Everyone knows we can think ourselves into a good mood or think ourselves into a bad one. But few realize that we can actually think ourselves well if we are sick or think ourselves into feeling sick if we’re well. And this applies to every area of our lives.
The Bible says, “For as a man thinketh in his heart so is he.” Proverbs 23:7. There is also a book by the same title by James Allen. This book is the basis for the law of attraction that has gotten popular over the last few years and is a big part of how reality really works.
“Whether you think you can, or you think you can’t–you’re right.” ― Henry Ford
But is there any science to this? Well actually there is. The last few decades has slowly but surely shown this through research in a field called psychoneuroimmunology which studies how our immune function is influenced by our psychological state. Here are a few examples of how our mental state can influence our health and well- being from Medicalnewstoday.com.
Bereavement: stories of recently bereaved individuals dying soon after their partner are common. These tales are not just apocryphal. A study that followed 95,647 recently widowed individuals found that during the first week after bereavement, mortality was twice the expected rate. There is more to this than a metaphorical “broken heart”.
The gut: it is now fairly well established that there is a strong association between sustained stressful life events and the onset of symptoms in functional gastrointestinal disorders, inflammatory bowel disease and irritable bowel syndrome.
Cancer: health professionals working with cancer patients know only too well that a patient’s outlook and their quantity and quality of psychological support can hugely impact the outcome of their disease.
Wound healing: the speed at which a surgical patient heals has been linked to psychological factors. For instance, increased levels of fear or distress before surgery have been associated with worse outcomes, including longer stays in the hospital, more postoperative complications and higher rates of re-hospitalization. In one study on patients with chronic lower leg wounds, those who reported the highest levels of depression and anxiety showed significantly delayed healing.
A lot was discovered in the 80’s and 90’s about the connection between the brain and immune system. In an article by Scientific American it states, “…studies during the 1980s and early 1990s revealed that the brain is directly wired to the immune system — portions of the nervous system connect with immune-related organs such as the thymus and bone marrow, and immune cells have receptors for neurotransmitters, suggesting that there is crosstalk.”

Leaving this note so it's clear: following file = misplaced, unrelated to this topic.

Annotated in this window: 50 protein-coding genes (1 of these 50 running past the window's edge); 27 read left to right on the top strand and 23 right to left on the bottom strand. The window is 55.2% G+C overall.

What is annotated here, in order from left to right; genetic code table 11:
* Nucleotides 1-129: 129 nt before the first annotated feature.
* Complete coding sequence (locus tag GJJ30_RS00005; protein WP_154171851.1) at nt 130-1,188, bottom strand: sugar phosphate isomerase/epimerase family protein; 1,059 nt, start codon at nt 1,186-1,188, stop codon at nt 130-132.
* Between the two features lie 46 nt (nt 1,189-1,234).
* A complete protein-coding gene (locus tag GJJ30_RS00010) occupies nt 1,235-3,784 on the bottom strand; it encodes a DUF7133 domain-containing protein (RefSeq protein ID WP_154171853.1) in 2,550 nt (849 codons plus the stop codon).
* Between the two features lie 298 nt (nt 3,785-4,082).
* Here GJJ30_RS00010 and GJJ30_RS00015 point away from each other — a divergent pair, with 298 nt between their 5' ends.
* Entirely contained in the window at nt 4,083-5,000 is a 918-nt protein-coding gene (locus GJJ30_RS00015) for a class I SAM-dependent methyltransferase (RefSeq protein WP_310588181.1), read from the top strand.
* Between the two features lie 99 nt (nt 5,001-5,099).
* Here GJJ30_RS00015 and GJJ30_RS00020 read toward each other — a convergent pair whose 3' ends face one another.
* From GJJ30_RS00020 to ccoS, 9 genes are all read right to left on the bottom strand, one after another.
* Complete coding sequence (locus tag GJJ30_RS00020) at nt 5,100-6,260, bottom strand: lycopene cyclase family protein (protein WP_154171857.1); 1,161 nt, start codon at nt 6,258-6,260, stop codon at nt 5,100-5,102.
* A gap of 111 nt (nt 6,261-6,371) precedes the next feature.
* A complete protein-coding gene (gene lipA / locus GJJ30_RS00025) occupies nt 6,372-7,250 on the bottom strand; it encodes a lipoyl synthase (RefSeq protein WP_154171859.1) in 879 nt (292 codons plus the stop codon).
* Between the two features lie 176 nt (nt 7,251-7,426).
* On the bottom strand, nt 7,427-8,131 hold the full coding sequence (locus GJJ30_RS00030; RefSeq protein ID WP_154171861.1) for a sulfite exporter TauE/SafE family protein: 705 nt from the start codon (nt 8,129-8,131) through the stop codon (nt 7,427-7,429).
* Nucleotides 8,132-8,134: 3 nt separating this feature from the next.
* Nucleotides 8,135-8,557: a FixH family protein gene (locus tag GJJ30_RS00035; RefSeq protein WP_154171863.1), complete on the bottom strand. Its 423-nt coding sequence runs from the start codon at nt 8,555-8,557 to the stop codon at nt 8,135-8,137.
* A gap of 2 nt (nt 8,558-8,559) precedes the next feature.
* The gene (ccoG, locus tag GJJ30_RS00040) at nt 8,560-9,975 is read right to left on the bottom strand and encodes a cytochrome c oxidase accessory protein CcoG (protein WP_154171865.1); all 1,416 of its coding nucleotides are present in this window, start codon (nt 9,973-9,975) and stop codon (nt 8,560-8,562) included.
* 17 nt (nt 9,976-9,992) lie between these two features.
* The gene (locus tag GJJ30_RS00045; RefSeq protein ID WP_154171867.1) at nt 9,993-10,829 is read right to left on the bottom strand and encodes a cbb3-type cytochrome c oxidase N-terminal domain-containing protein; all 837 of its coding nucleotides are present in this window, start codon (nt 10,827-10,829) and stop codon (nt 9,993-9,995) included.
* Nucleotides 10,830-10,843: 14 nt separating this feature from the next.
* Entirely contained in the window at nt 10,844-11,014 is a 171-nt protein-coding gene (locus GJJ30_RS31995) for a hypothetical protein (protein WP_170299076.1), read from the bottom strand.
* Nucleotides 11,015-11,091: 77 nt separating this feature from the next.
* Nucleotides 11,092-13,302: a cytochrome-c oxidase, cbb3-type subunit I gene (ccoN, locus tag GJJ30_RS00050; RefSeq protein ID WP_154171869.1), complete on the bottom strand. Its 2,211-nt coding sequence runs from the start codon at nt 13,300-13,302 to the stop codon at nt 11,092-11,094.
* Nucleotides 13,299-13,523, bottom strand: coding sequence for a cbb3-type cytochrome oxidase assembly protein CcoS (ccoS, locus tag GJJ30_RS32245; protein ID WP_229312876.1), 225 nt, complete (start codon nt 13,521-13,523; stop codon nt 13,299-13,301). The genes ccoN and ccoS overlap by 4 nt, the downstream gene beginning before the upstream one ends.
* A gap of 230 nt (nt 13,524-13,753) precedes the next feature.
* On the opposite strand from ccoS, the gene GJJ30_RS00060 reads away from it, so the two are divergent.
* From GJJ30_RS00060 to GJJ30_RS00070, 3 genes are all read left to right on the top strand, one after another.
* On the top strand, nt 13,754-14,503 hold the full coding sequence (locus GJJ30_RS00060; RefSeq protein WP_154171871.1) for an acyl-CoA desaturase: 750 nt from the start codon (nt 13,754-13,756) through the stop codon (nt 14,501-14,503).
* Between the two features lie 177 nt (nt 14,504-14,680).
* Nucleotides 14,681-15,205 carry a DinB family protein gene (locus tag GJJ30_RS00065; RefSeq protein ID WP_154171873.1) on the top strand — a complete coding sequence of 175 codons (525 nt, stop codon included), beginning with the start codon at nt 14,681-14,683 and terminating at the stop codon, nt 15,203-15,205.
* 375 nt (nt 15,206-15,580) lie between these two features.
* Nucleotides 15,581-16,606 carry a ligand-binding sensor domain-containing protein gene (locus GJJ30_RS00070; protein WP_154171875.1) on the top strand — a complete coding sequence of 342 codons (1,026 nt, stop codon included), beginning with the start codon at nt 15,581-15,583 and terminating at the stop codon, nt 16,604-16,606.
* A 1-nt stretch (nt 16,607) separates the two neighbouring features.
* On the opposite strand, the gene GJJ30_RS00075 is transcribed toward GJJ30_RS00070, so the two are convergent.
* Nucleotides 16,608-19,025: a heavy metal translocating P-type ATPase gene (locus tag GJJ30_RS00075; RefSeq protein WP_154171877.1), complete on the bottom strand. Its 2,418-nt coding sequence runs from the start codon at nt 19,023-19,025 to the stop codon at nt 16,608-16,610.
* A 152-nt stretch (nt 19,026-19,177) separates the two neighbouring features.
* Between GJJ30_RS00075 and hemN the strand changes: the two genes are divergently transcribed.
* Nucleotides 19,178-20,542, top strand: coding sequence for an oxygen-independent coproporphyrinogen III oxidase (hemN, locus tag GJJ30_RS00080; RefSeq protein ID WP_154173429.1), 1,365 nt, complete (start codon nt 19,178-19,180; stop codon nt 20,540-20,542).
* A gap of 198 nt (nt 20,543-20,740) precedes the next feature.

A study done on people who were chronically lonely had a pro-inflammatory effect which would predispose them to a number of health problems in the future. In an article by Dr. Mercola, he states that, “Positive emotions also have a decided impact on your health. Steve Cole, Ph.D. a professor at Cousins Center for Psychoneuroimmunology, has done a number of studies investigating the genetic effects of various mental states.
For example, he and his team found that chronic loneliness tends to upregulate genes involved in the regulation of inflammatory response while downregulating genes involved with antiviral control — the combination of which results in decreased immune function.
In sociable people, the reverse gene activation took place, leading to improved immune function. Other research has shown that happiness, optimism, life satisfaction, and other positive psychological attributes are associated with a lower risk of heart disease.”
Then there is the placebo effect that according to a Wired UK article, is growing in its effects on drug trials in that more and more new drugs are being scrapped because the placebo is working as good as the drug. This is very worrisome to the pharmaceutical companies and poses a serious threat to their bottom line. Imagine the power of the mind when a sugar pill works just as well as a laboratory tested and developed drug! The problem is so bad that the same article goes on to say, “Half of all drugs that fail in late-stage trials drop out because of their inability to beat sugar pills.”
“The mind is its own place, and in itself can make a heaven of hell, and a hell of heaven.” John Milton
So not only do we know instinctively that we have a lot of control over our mood and how we feel, there are examples of various states of stress where the stressed person’s health suffers immensely sometimes fatally. There is also scientific evidence and evidence from wise people of old that our mind is critical to our health and happiness.
So next time you wake up on the ‘wrong side of the bed’ or just find yourself in a bad mood just remember that your mind is a powerful thing — always have a backup plan to pull yourself out of the bad mood as soon as you can by thinking of pleasant thoughts or counting your blessings. We all have many things to be thankful for and thinking negative thoughts is a waste of time and very unproductive, not to mention it’s bad for your health. We can always find something good in any bad situation we find ourselves in.
We create habits all the time and our thinking is a habit. Getting in the habit of positive thinking is not just good for our health but its life enhancing and life changing as well. Try it I think you’ll like it!